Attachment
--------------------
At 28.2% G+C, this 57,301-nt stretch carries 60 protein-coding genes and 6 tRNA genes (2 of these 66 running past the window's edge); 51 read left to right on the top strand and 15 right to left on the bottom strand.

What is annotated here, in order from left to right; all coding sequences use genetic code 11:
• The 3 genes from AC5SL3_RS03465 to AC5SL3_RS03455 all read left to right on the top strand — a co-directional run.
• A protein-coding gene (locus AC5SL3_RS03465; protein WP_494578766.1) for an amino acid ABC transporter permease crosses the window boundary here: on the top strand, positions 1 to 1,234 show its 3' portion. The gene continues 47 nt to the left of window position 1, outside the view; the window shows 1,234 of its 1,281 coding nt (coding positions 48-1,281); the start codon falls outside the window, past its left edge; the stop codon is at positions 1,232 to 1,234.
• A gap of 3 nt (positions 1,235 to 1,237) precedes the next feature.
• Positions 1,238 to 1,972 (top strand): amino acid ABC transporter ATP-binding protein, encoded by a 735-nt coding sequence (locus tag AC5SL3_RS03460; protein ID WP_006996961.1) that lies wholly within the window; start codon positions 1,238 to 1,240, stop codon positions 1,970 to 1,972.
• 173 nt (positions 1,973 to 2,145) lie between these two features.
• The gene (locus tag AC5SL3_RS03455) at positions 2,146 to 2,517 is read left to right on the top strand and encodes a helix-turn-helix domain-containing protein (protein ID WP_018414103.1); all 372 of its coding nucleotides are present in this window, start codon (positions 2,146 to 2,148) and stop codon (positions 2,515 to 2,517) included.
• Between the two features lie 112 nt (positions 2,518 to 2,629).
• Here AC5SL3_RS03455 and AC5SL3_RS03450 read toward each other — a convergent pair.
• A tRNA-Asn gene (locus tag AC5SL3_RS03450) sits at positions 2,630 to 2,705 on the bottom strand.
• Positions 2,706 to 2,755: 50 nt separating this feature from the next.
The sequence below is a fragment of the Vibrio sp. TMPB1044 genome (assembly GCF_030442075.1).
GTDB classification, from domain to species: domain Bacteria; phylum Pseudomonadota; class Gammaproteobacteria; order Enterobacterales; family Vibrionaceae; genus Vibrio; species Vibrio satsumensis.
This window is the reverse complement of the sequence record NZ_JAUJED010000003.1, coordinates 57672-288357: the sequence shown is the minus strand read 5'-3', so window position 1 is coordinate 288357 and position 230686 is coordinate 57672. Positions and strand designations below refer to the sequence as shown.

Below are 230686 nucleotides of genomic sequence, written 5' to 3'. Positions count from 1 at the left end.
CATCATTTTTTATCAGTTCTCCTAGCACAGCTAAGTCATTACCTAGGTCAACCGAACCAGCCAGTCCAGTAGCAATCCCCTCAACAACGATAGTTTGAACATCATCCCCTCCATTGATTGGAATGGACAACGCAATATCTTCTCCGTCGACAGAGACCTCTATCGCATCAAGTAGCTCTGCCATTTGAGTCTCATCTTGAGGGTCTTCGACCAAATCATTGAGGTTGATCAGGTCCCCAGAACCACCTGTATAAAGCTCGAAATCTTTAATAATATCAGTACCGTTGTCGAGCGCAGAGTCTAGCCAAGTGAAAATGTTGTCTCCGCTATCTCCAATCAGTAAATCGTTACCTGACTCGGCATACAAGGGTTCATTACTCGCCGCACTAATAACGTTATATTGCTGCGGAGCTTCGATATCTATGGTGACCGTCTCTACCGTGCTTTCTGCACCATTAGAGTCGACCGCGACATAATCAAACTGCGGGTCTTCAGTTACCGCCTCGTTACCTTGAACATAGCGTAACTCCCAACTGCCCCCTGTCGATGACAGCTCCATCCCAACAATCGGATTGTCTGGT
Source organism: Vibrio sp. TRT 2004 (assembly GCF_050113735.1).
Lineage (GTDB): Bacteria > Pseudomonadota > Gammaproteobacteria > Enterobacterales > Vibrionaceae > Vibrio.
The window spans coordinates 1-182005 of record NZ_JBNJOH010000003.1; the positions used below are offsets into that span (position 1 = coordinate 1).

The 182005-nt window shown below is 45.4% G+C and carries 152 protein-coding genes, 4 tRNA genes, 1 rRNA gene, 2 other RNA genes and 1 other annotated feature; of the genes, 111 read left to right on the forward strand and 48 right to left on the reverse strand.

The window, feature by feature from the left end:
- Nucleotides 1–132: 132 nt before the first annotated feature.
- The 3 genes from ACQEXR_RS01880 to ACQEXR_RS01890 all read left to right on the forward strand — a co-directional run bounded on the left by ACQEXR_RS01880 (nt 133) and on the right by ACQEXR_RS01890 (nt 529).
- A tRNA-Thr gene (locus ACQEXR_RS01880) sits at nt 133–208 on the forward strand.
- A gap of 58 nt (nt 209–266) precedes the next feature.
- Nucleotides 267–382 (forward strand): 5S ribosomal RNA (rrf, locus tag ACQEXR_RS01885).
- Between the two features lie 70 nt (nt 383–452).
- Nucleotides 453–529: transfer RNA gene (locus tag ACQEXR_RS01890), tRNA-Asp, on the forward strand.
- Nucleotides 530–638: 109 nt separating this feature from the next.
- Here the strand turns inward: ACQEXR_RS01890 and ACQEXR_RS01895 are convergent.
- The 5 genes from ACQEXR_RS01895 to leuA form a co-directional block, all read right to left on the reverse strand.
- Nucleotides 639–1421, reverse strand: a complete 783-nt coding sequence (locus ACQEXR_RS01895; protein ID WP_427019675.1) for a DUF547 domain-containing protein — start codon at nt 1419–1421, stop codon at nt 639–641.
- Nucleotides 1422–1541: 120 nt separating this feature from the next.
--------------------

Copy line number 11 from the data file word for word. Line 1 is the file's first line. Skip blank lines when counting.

• A tRNA-Asn gene (locus tag AC5SL3_RS03450) sits at positions 2,630 to 2,705 on the bottom strand.